Featured Reviews, VOLUME 1

FEATURED: Violence by Slavoj Zizek [Vol. 1, #38]

“Whither Violence?”

A Review of
Violence:
Six Sideways Reflections
,
by Slavoj Zizek.

By Chris Smith.


Violence: Six Sideways Reflections.
Slavoj Zizek.
Paperback.  Picador. 2008.
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Zizek - VIOLENCEFor some time now, I have wanted to dive into a book by the iconoclastic philosopher and cultural theorist, Slavoj Zizek.  I have read a number of pieces online by or about him, but hadn’t gotten around to reading one of his books.  So, when his newest book Violence was released by Picador this summer, I jumped at the chance to read and review it.

            Before I examine the content of the book, allow me a few words about Zizek’s style which I had heard was fast-paced and eccentric.  There was hardly a page of this book on which Zizek’s arguments weren’t punctuated by an illustration from history, philosophy, literature or film.  At one point in the book’s epilogue, he flows from an examination of the Stalinist revolution in Russia to an example from an Agatha Christie story to an analogy from quantum physics.  Zizek also has an uncanny ability to find unexpected points from which to view the subject at hand – which is undoubtedly why this book was sub-titled “Six Sideways Reflections.”  A prime example of Zizek’s peculiar perspective is the anecdote with which he begins the book:


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 There is an old story about a worker suspected of stealing. Every evening as he leaves the factory, the wheelbarrow that he rolls in front of him is carefully inspected.  The guards can find nothing.  It is always empty.  Finally, the penny drops: what the worker is stealing is the wheelbarrows themselves (1)”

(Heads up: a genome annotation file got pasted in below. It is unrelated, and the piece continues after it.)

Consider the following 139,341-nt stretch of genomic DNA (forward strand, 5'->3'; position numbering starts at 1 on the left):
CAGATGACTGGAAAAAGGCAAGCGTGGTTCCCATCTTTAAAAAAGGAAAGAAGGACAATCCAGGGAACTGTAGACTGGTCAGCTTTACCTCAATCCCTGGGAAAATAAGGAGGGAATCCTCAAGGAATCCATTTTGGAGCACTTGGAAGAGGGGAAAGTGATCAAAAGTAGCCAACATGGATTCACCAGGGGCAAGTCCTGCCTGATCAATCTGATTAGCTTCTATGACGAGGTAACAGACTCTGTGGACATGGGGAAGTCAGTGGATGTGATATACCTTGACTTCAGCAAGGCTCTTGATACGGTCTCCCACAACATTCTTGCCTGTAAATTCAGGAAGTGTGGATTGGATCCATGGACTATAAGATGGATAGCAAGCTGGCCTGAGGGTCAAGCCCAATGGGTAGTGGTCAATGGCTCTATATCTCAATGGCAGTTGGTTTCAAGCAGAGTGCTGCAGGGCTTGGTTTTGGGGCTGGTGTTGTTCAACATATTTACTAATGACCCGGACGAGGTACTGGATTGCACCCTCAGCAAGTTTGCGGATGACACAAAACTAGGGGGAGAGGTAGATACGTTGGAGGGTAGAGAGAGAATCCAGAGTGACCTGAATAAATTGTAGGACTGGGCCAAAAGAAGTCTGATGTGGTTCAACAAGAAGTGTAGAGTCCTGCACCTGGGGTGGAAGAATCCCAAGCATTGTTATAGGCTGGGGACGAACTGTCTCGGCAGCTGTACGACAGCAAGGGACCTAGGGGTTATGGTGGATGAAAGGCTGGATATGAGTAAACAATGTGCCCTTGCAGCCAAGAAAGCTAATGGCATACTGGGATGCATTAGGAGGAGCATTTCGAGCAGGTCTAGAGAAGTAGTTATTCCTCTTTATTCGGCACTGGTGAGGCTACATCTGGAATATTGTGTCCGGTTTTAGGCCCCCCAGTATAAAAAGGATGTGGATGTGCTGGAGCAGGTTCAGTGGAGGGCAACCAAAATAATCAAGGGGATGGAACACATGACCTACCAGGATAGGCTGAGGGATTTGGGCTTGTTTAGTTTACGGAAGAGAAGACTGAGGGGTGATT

Despite his engaging use of illustrations, Zizek is not always easy to read, but as I hope to highlight below, his work is important for the Church’s understanding of the contemporary world in which we find ourselves.  Violence consists of six essays on various facets of violence.  The book’s first essay is on systemic (or objective) violence, which Zizek defines in contrast to subjective violence (what we typically think of as violence i.e. violence that shatters the status quo).  Systemic violence is the often unconsidered violence that is necessary to maintain the status quo.  Zizek’s treatment here is reminiscent of the non-Constantinian theologies of the Early Church and the Anabaptists, which insist that the order that the State maintains comes through the power of the sword, a point that is lost on most of today’s Constantinian theologies.  Zizek is particularly critical here of the “liberal communists” – who claim that “we can have the global capitalist cake, i.e. thrive as profitable entrepreneurs, and eat it, too, i.e. endorse the anti-capitalist causes of social responsibility and ecological concern” (16).  Such liberal communists, such as Bill Gates, are self-contradictory because they try to use “the system” to solve the problems that the system creates.  He concludes: “The exemplary figures of evil today are not ordinary consumers who pollute the environment and live in a violent world of disintegrating social links, but those (i.e. the liberal communists) who, while fully engaged in creating conditions for such universal devastation and pollution, buy their way out of their own activity, living in gated communities, eating organic food, taking holidays in wildlife preserves, and so on” (27, parentheses added for clarification).